New education standards are hitting schools across America. They’re replacing traditional fictional texts with an increased emphasis on nonfiction. From The Telegraph (click here to read the whole article):
A new school curriculum which will affect 46 out of 50 states will make it compulsory for at least 70 per cent of books studied to be non-fiction, in an effort to ready pupils for the workplace.
Books such as JD Salinger’s Catcher in the Rye and Harper Lee’s To Kill a Mockingbird will be replaced by “informational texts” approved by the Common Core State Standards.
I understand this impulse. Many are concerned that we keep up with the rest of the world in our technical expertise. This means children must develop technical skills. In this context, reading fiction seems trivial.
Except, gaining technical expertise should not be the purpose (or at least, the sole purpose) of educating our youth. Traditionally, young people were taught many necessary skills, but they were also taught how to think. They were taught how to be good citizens. They were taught honor, virtue, independent thinking. It is these ends that are served by To Kill a Mockingbird. No insulation manual can teach virtue.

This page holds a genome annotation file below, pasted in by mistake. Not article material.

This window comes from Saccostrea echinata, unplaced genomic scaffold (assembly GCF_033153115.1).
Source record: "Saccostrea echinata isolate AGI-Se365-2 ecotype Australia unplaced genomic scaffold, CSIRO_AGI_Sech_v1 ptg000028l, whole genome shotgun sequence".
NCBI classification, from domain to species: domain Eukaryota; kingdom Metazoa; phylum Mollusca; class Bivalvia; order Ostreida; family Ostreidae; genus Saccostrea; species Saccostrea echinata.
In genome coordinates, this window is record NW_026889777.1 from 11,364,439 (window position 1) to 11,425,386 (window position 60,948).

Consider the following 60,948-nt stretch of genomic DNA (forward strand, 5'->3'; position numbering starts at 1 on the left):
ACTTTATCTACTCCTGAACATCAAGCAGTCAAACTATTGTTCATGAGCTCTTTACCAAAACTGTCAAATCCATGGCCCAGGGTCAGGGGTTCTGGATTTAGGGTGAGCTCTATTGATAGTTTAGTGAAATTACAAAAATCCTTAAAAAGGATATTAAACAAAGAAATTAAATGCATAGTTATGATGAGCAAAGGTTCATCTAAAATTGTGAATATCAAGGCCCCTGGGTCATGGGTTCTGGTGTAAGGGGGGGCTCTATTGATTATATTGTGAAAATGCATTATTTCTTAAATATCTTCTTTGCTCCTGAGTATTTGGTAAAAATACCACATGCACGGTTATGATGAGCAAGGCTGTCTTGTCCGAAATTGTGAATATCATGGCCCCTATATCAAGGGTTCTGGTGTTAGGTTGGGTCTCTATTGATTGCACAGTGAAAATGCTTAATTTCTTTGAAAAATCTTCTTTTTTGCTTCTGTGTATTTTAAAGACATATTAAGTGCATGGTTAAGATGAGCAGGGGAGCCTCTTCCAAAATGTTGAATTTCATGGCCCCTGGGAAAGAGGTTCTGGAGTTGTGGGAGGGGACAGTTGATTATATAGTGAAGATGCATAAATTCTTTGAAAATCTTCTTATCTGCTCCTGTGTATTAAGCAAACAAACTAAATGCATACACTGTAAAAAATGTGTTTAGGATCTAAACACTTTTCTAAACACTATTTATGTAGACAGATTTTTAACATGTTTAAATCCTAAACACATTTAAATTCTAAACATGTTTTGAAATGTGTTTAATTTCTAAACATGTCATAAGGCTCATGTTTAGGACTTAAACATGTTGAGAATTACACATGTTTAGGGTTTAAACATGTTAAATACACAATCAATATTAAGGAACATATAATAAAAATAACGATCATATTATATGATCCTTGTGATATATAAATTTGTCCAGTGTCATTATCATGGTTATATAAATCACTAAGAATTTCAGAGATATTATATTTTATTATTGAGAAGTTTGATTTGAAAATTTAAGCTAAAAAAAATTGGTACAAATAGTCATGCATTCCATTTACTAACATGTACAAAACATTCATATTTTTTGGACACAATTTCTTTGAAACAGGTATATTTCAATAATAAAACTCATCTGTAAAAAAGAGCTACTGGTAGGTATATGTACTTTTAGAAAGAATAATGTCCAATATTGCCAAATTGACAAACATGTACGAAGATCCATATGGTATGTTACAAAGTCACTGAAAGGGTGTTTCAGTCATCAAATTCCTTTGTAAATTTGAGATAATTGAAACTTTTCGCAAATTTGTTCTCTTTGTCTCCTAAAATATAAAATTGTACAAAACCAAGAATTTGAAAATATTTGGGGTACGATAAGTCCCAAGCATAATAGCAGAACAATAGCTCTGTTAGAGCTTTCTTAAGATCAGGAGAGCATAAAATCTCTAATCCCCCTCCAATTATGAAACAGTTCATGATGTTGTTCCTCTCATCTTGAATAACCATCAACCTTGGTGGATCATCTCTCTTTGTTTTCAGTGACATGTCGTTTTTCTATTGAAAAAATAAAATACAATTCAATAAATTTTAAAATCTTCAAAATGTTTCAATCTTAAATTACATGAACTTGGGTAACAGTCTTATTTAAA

The article quotes an Arkansas junior high school teacher who sums it up nicely:
“I’m afraid we are taking out all imaginative reading and creativity in our English classes.
“In the end, education has to be about more than simply ensuring that kids can get a job. Isn’t it supposed to be about making well-rounded citizens?”
Preparing young people for the workplace is important, but education must go beyond that. After all, what good is a productive society without good citizens? Without a virtuous, thoughtful citizenry, it will not remain productive long, no matter how much technical training they receive.
I would suggest an alternative solution: Stop pressuring every high school graduate to go on to a four year typical college. Encourage the new graduates to pursue practical degrees in technical schools and community colleges. Let them dig deep into improving their skill sets right away. Then we won’t have to be so fixated on the workplace when they’re younger.
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